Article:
Simcha Rotem, the last known Jewish fighter from the 1943 Warsaw ghetto uprising against the Nazis, passed away at 94.
Rotem, who went by the underground nickname “Kazik,” took part in the act of Jewish resistance during the Holocaust.
Rotem, who passed away after a long illness, helped save the last survivors of the uprising by smuggling them out of the burning ghetto through sewage tunnels.
The Jewish fighters fought for nearly a month, fortifying themselves in bunkers and managing to kill 16 Nazis and wound nearly 100.
Six million Jews were killed in the Holocaust, Hy”d.
After the war, Rotem immigrated to pre-state Israel and fought in its war of independence. He was later an active speaker and member of the Yad Vashem committee responsible for selecting the Righteous Among the Nations, non-Jews who risked their lives to save Jews during the Holocaust. In 2013, on the revolt’s 70th anniversary, he was honored by Poland for his role in the war.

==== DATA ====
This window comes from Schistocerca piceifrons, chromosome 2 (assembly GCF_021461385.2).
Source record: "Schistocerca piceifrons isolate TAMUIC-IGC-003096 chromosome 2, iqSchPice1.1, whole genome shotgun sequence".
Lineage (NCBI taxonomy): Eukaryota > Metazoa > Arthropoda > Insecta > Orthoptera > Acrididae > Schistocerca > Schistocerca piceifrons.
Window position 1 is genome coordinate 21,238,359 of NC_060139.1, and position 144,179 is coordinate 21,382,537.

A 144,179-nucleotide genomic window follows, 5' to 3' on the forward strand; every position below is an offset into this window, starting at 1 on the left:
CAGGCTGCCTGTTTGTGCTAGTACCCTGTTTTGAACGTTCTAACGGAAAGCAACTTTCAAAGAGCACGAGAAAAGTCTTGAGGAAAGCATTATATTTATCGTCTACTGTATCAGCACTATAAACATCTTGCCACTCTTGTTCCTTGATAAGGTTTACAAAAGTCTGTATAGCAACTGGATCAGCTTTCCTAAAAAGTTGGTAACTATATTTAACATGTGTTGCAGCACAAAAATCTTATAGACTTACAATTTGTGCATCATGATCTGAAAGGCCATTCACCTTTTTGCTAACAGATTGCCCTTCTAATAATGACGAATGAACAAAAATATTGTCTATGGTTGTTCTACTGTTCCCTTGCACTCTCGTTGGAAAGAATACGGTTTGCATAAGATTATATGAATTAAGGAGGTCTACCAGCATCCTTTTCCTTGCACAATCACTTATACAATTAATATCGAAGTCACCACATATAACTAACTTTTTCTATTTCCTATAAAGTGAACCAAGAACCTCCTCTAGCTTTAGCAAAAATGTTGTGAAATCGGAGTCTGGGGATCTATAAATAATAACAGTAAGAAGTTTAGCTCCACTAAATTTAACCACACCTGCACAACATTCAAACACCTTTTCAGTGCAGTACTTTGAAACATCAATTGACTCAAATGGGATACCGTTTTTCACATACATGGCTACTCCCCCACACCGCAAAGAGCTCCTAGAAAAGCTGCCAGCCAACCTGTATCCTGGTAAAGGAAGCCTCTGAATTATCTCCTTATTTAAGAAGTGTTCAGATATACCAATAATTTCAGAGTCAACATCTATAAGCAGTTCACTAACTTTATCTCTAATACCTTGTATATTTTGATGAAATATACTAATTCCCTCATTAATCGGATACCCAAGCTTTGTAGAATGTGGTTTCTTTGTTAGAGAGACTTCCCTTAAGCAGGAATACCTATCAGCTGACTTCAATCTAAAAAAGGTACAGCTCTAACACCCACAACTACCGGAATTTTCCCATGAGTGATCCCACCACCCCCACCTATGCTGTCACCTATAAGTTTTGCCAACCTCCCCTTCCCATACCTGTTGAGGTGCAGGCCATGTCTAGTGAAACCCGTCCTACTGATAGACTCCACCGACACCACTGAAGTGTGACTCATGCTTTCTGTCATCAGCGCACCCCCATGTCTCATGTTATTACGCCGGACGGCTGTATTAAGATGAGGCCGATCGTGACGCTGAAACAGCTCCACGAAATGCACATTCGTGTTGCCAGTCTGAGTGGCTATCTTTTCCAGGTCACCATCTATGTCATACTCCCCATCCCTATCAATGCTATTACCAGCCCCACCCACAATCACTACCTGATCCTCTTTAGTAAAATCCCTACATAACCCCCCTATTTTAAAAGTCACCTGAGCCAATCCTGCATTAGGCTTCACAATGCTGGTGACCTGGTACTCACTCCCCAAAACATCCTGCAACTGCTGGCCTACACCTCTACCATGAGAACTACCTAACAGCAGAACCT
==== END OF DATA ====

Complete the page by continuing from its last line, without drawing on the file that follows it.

“This is a loss of a special character since Kazik was a real fighter, in the true sense of the word,” said Avner Shalev, chairman of the Yad Vashem Holocaust memorial in Yerushalayim. “The challenge for all of us now is to continue giving meaning to remembrance without exemplary figures like Kazik.”
Rotem is survived by his two children and five grandchildren.